Magazine article Sierra

Farewell to the Archdruid

Magazine article Sierra

Farewell to the Archdruid

Article excerpt

Earth's best friend, David Brower, 1912-2000

By the time I met David Brower, in 1969, he was more indoors than out. He was only 12 years younger than the 20th century, and he had spent a large part of his life escaping interior scenes by getting himself up into the Sierra Nevada and away from confinements of both the natural and the figurative kind. He was shy, and that spurred him, too, to get away. He came to know the mountain country in such detail that it was said he would know exactly where he was if, magically, a hand were to set him down anywhere at all from Sequoia National Forest to the Feather River. He took up technical climbing and achieved the first ascents of 33 Sierra peaks. By his account, he would have liked to choose one and stay there.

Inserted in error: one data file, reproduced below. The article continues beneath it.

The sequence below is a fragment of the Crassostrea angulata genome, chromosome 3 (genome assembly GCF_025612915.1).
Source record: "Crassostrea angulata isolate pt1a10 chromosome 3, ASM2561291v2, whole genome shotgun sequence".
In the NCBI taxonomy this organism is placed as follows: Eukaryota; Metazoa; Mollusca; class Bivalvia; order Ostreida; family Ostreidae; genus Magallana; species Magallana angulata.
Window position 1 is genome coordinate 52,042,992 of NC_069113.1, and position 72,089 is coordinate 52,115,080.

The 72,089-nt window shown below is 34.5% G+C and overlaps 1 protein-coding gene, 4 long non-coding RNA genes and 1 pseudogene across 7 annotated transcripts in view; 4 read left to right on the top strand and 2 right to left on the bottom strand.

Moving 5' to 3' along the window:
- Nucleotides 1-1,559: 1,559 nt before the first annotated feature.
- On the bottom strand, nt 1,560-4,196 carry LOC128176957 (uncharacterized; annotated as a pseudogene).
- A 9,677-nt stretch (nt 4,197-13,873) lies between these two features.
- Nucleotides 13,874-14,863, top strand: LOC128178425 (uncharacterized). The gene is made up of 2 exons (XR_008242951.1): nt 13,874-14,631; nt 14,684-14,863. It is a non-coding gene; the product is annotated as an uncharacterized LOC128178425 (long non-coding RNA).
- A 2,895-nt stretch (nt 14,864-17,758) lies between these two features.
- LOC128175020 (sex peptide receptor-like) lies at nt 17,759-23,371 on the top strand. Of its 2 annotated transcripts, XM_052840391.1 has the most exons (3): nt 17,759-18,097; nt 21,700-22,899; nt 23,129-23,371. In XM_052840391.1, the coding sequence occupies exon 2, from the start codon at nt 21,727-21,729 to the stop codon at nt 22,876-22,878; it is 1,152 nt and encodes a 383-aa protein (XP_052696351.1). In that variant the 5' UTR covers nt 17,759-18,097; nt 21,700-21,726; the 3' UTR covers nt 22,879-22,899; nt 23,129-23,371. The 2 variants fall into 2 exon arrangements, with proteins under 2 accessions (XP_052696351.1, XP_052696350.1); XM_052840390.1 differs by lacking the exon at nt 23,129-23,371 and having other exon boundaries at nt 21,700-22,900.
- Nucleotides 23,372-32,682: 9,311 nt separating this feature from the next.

When incursions in various forms threatened his Sierra, though, Brower had to come down and fight. He fought in theaters, halls, and chambers, and in a way that Homer would best understand. His voyages through the Sierra Club and Friends of the Earth and Earth Island Institute and other loci for defenders of his faith were punctuated with mutiny, fratricide, and triumph. He was feisty, heaven knew. And arrogant, possibly. And relentless, certainly. And above all, effective--for he began his mission when ecology connoted the root and shoot relationships of communal plants, and he, as much or more than anyone in the mid-century, expanded its reach and inherent power until it became the environmental movement. …

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